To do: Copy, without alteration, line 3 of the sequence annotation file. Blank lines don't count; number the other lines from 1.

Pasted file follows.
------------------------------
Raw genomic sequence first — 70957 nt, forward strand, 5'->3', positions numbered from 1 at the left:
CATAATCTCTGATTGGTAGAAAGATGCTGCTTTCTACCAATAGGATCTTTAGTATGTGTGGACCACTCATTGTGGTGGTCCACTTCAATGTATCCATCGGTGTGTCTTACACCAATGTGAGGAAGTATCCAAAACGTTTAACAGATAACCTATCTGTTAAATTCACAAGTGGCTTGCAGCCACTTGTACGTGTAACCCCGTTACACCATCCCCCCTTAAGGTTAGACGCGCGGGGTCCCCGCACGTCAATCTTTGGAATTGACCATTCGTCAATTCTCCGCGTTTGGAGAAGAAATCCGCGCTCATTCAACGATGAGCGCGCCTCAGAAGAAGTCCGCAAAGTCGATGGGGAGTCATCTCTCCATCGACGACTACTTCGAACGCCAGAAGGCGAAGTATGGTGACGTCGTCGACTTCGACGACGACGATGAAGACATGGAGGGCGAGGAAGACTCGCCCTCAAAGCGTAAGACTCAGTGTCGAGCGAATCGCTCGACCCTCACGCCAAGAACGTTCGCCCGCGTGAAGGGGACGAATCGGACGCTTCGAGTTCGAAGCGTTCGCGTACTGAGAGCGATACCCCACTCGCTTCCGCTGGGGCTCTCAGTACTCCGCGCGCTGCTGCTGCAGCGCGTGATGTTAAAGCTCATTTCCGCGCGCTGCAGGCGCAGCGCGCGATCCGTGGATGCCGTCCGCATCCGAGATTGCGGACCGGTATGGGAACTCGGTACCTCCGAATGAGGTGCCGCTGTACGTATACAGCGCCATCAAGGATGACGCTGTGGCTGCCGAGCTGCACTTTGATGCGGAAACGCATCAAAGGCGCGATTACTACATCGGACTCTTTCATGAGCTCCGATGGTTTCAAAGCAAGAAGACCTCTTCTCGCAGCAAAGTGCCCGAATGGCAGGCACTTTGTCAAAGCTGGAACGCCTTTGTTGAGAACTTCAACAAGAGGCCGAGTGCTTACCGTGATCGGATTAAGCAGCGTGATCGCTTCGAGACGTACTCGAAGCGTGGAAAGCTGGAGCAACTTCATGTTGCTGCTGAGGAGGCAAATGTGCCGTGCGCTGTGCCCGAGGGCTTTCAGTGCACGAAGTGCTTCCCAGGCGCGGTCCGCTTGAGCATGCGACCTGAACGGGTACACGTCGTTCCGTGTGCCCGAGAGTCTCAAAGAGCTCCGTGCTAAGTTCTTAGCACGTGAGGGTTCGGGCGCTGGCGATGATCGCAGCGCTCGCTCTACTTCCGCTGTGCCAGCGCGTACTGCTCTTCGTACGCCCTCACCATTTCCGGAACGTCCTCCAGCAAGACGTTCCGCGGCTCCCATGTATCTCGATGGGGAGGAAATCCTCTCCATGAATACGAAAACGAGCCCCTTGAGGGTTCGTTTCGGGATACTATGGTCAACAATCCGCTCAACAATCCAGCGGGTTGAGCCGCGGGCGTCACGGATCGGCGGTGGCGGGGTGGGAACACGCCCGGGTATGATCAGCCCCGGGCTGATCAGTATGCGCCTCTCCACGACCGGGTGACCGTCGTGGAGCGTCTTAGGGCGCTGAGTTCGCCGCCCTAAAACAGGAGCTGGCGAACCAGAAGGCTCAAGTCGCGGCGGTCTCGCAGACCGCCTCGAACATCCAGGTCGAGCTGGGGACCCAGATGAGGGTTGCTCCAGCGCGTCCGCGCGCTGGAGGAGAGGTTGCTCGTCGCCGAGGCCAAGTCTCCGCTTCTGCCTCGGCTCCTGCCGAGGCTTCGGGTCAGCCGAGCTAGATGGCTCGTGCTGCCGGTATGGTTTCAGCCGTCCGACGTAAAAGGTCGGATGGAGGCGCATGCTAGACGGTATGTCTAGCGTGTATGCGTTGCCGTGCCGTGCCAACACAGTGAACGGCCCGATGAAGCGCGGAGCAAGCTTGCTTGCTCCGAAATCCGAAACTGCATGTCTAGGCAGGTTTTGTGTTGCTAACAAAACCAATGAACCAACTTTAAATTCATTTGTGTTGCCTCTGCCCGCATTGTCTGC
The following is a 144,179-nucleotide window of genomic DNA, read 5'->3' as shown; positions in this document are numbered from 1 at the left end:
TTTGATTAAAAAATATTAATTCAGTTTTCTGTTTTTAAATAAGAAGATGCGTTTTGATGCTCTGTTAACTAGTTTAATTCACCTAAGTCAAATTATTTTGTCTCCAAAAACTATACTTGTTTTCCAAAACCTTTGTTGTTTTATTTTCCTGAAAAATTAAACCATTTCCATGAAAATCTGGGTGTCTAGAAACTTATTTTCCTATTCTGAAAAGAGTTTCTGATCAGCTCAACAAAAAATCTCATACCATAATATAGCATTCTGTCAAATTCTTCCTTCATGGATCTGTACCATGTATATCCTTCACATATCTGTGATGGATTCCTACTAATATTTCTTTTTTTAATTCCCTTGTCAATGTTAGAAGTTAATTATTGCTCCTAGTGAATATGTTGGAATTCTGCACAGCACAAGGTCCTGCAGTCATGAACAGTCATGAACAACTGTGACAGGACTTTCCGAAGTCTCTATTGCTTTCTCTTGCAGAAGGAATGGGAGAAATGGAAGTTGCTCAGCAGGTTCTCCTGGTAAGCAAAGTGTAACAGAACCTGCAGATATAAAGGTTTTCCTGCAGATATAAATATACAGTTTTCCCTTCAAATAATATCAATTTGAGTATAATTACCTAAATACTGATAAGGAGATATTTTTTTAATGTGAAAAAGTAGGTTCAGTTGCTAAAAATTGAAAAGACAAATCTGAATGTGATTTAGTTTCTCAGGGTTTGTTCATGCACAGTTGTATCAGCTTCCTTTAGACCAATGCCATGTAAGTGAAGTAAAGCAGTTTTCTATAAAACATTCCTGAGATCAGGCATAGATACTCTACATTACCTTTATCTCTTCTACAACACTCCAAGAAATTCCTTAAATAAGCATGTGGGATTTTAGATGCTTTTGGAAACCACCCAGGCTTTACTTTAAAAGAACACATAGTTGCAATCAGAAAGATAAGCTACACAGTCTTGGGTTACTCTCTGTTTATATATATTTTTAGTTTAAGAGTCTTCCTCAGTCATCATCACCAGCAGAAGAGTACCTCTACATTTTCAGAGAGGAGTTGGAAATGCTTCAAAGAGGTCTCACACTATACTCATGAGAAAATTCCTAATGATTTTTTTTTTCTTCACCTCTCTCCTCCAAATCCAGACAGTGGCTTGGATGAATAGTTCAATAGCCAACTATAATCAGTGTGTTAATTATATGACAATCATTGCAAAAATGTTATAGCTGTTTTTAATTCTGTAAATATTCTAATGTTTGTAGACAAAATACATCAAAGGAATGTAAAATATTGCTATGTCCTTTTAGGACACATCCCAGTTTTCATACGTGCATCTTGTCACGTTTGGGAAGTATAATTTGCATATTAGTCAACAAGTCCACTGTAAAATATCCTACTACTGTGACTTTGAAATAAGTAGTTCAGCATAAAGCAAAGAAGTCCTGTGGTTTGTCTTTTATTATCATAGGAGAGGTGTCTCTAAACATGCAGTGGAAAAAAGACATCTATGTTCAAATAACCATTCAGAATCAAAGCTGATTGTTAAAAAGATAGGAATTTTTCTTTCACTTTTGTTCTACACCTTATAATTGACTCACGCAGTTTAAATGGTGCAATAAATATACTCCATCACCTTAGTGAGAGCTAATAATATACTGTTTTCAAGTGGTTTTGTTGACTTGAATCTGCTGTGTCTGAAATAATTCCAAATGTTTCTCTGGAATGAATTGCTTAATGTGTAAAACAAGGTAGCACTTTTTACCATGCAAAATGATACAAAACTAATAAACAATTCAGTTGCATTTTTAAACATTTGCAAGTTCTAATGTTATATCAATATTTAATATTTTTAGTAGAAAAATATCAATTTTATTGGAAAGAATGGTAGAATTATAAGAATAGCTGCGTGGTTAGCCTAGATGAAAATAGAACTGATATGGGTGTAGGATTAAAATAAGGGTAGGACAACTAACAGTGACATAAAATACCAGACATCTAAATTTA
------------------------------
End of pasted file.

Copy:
The following is a 144,179-nucleotide window of genomic DNA, read 5'->3' as shown; positions in this document are numbered from 1 at the left end: